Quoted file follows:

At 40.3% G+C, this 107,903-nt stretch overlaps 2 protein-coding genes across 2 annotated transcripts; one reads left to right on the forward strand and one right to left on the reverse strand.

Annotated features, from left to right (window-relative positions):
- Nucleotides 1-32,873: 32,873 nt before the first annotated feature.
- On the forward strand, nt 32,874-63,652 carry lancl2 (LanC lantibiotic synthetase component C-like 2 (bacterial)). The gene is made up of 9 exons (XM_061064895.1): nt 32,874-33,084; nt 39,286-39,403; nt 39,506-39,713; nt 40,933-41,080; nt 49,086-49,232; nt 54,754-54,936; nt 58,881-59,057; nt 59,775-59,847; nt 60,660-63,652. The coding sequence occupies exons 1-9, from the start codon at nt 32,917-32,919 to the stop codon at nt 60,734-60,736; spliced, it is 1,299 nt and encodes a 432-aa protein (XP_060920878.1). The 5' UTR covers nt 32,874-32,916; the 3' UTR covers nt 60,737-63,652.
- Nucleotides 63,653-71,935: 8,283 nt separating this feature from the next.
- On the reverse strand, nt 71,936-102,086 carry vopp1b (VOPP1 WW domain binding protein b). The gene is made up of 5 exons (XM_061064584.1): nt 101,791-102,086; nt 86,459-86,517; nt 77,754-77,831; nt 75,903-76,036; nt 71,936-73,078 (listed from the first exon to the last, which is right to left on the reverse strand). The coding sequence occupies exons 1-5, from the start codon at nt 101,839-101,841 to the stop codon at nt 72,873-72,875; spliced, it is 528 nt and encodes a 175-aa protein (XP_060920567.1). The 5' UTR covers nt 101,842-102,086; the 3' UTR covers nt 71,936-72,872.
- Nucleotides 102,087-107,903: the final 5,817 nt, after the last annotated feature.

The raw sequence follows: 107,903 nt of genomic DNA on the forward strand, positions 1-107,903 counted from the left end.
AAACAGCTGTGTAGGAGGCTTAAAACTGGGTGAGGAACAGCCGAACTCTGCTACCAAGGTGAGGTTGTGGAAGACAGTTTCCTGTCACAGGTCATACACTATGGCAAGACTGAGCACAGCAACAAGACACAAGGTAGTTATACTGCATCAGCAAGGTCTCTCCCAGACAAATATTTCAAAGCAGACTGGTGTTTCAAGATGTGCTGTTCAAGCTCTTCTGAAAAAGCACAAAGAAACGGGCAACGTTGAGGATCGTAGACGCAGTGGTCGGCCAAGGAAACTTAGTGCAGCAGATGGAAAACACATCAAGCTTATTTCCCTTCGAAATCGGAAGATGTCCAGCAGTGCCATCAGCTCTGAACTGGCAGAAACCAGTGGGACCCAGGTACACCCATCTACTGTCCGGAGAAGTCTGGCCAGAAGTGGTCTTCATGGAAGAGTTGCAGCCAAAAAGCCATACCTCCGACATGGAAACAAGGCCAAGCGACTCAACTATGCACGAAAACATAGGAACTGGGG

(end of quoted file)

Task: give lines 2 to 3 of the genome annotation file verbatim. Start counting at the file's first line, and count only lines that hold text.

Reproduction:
Annotated features, from left to right (window-relative positions):
- Nucleotides 1-32,873: 32,873 nt before the first annotated feature.